For further reading, here are a bunch of reviews of the Lompoc lineup by local bloggers:
Wednesday, November 23, 2011
Deschutes Jubelale has been a special obsession of mine these nine winters I've spent in Portland, and this year's version is really good, seems better to me than the last couple years, not that they were bad. (Jeff at Beervana has the inside scoop from Deschutes on why it's a little different this year -- and he disapproves of the change.) The 2011 Sierra Nevada Celebration was tasty when I tried it a couple weeks ago. Bridgeport's Raven Mad is a treat -- an imperial porter with part of it barrel-aged, only a hint of bourbon, which is a nice respite from the usual vanilla onslaught of similar beers.
But my favorite right now is Full Sail Wreck the Halls. I've had it a few times on tap and on cask, and I'm really loving it right now. Haven't had a bottle yet; maybe I'll just keep getting it fresh.
Everyone is talking/blogging about winter beers right now -- here's a local thread on Beer Advocate -- so it leads me to echo Sanjay's question: what's your favorite holiday beer right now?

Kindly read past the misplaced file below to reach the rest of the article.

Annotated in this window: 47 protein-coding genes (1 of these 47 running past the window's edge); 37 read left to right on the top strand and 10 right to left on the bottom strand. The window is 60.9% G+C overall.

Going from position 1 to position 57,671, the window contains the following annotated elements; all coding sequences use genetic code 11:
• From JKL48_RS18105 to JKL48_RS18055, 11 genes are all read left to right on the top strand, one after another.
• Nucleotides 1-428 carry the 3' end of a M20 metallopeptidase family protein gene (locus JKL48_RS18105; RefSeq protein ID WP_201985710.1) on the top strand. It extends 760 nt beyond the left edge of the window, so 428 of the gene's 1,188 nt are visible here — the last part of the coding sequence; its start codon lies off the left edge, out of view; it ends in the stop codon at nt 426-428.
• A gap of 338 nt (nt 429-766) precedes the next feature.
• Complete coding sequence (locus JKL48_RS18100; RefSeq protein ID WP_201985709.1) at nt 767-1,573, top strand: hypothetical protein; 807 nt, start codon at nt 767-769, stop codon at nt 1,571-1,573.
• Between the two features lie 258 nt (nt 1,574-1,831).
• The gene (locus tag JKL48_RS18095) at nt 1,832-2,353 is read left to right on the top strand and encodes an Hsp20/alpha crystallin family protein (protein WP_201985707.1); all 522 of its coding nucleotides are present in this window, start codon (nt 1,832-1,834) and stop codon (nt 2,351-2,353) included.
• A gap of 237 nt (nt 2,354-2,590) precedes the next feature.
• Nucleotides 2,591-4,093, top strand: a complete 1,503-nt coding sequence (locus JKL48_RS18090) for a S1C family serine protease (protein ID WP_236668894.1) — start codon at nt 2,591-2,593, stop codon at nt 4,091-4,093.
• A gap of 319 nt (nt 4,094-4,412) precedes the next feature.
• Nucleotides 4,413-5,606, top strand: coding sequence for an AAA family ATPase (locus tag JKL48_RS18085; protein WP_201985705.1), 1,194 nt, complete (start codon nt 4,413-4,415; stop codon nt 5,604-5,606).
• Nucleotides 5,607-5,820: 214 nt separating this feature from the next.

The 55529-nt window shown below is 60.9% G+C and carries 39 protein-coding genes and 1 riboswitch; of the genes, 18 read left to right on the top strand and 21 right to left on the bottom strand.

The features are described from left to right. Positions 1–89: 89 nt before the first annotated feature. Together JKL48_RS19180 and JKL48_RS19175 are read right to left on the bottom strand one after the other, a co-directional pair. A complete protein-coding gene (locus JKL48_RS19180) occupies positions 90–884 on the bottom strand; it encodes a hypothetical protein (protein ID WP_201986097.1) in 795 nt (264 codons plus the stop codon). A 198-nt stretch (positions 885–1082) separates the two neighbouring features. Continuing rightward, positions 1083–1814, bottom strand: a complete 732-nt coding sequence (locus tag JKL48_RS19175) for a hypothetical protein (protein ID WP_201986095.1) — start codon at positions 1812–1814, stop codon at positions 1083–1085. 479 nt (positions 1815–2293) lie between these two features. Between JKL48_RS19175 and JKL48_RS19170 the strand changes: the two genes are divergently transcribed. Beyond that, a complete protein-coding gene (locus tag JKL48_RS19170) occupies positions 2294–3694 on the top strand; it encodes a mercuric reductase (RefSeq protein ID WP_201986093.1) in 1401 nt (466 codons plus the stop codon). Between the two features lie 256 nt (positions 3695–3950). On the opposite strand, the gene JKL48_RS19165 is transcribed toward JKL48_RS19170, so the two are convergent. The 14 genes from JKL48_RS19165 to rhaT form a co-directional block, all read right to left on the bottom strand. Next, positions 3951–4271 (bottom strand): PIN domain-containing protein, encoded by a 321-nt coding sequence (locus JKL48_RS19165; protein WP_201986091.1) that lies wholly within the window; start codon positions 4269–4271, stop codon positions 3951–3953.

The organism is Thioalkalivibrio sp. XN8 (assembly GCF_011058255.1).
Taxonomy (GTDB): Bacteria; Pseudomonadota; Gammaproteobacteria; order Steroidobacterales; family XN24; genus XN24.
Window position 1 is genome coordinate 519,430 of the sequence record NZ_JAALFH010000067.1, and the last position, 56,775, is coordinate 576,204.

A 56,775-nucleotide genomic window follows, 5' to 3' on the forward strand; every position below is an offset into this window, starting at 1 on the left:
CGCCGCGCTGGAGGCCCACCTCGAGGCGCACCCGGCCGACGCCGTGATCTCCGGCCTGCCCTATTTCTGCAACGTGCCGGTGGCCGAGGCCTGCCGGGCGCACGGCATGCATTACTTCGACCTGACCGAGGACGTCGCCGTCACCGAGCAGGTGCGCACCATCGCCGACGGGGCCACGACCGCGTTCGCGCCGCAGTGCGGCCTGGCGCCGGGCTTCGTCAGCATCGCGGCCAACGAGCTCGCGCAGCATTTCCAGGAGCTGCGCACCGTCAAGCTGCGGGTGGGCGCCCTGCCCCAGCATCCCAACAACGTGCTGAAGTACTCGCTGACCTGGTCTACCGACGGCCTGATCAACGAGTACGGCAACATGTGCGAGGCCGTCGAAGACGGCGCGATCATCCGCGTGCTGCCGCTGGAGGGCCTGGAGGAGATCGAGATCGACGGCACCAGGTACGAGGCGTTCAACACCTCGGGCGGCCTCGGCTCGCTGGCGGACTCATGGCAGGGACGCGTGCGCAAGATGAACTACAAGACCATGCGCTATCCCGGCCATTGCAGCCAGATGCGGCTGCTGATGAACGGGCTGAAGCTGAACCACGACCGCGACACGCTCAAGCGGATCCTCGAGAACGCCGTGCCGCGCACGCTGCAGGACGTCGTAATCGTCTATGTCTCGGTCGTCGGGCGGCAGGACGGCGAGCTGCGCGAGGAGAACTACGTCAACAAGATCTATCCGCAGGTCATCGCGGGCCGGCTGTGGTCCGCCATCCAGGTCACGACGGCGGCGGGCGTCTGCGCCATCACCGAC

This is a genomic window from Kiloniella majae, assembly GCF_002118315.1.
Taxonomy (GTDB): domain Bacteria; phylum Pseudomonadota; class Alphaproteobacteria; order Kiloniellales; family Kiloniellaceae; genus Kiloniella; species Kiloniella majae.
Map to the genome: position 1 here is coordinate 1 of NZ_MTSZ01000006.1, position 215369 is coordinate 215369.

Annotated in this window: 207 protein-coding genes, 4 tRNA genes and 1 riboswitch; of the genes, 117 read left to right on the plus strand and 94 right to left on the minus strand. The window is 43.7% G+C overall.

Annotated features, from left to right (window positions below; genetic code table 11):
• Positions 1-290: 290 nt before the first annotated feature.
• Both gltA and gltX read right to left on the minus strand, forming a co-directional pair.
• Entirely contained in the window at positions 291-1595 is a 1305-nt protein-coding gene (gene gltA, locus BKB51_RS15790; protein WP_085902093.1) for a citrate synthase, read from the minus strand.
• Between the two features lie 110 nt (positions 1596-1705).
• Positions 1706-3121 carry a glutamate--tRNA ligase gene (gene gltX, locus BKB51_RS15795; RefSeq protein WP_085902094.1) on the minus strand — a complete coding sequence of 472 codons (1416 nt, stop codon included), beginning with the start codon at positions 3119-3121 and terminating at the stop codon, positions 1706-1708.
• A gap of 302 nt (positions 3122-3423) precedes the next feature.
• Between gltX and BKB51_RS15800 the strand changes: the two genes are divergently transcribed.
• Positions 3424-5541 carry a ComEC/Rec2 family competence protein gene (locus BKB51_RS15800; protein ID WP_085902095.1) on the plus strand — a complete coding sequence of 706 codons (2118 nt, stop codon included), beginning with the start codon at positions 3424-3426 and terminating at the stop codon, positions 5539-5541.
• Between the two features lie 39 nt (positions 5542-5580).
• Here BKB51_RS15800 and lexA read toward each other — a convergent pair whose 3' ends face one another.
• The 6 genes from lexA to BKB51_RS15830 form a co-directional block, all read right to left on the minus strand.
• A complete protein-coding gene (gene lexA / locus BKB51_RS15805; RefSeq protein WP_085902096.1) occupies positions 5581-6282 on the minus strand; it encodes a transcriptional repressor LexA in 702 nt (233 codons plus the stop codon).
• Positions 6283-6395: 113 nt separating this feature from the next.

Labels: your thoughts
Friday, November 18, 2011
There were probably a couple hundred bottles opened and shared around: various Hair of the Dog vintages, unmarked homebrews, rare imports, and cult favorites like 3 Floyds Dark Lord Imperial Stout. If you were standing in the right place at the right time, you might get a little pour of Dark Lord, or some 4-year-old Fred from the Wood, or something sour from Drie Fonteinen. I brought the Rogue/Voodoo Doughnut Bacon Maple beer that I won a couple weeks ago -- a good thing to share since no one wants a big glass of that but most people would like to say they've tried it. It was a little too sweet, but wasn't as bad as I'd heard and feared it would be -- actually it tasted a lot like a doughnut. Definitely worth a try just for the fun of it. To compensate for that somewhat whimsical entry, I also brought a Rahr and Sons bourbon-aged Winter Warmer that Portland Beer and Music founder Jason Wallace brought me from Texas. Not that they need winter warmers down there, but it was a solid holiday ale with a nice whiskey/oak touch to it.